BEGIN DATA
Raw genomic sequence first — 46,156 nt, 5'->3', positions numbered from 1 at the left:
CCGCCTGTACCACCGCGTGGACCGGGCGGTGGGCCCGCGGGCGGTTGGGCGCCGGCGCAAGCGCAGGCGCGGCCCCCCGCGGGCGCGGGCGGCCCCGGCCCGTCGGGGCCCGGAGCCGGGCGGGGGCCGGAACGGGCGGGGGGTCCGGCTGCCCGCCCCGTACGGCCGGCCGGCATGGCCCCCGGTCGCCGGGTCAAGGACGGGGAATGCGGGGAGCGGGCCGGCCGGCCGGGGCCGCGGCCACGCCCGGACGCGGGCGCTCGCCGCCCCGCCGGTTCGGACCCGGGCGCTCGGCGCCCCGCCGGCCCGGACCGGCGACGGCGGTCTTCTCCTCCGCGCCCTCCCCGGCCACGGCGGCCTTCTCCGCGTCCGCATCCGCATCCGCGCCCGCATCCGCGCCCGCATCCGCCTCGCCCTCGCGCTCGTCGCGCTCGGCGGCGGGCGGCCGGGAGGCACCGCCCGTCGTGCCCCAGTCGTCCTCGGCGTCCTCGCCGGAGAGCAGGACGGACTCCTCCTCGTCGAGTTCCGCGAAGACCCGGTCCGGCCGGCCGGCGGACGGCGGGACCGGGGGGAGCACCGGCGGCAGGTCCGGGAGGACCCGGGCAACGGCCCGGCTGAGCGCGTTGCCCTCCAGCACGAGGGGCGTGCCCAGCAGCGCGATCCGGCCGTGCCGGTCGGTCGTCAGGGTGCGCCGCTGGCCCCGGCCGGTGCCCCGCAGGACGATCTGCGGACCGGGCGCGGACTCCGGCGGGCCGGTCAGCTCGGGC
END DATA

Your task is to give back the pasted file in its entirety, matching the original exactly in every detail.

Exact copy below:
Raw genomic sequence first — 46,156 nt, 5'->3', positions numbered from 1 at the left:
CCGCCTGTACCACCGCGTGGACCGGGCGGTGGGCCCGCGGGCGGTTGGGCGCCGGCGCAAGCGCAGGCGCGGCCCCCCGCGGGCGCGGGCGGCCCCGGCCCGTCGGGGCCCGGAGCCGGGCGGGGGCCGGAACGGGCGGGGGGTCCGGCTGCCCGCCCCGTACGGCCGGCCGGCATGGCCCCCGGTCGCCGGGTCAAGGACGGGGAATGCGGGGAGCGGGCCGGCCGGCCGGGGCCGCGGCCACGCCCGGACGCGGGCGCTCGCCGCCCCGCCGGTTCGGACCCGGGCGCTCGGCGCCCCGCCGGCCCGGACCGGCGACGGCGGTCTTCTCCTCCGCGCCCTCCCCGGCCACGGCGGCCTTCTCCGCGTCCGCATCCGCATCCGCGCCCGCATCCGCGCCCGCATCCGCCTCGCCCTCGCGCTCGTCGCGCTCGGCGGCGGGCGGCCGGGAGGCACCGCCCGTCGTGCCCCAGTCGTCCTCGGCGTCCTCGCCGGAGAGCAGGACGGACTCCTCCTCGTCGAGTTCCGCGAAGACCCGGTCCGGCCGGCCGGCGGACGGCGGGACCGGGGGGAGCACCGGCGGCAGGTCCGGGAGGACCCGGGCAACGGCCCGGCTGAGCGCGTTGCCCTCCAGCACGAGGGGCGTGCCCAGCAGCGCGATCCGGCCGTGCCGGTCGGTCGTCAGGGTGCGCCGCTGGCCCCGGCCGGTGCCCCGCAGGACGATCTGCGGACCGGGCGCGGACTCCGGCGGGCCGGTCAGCTCGGGC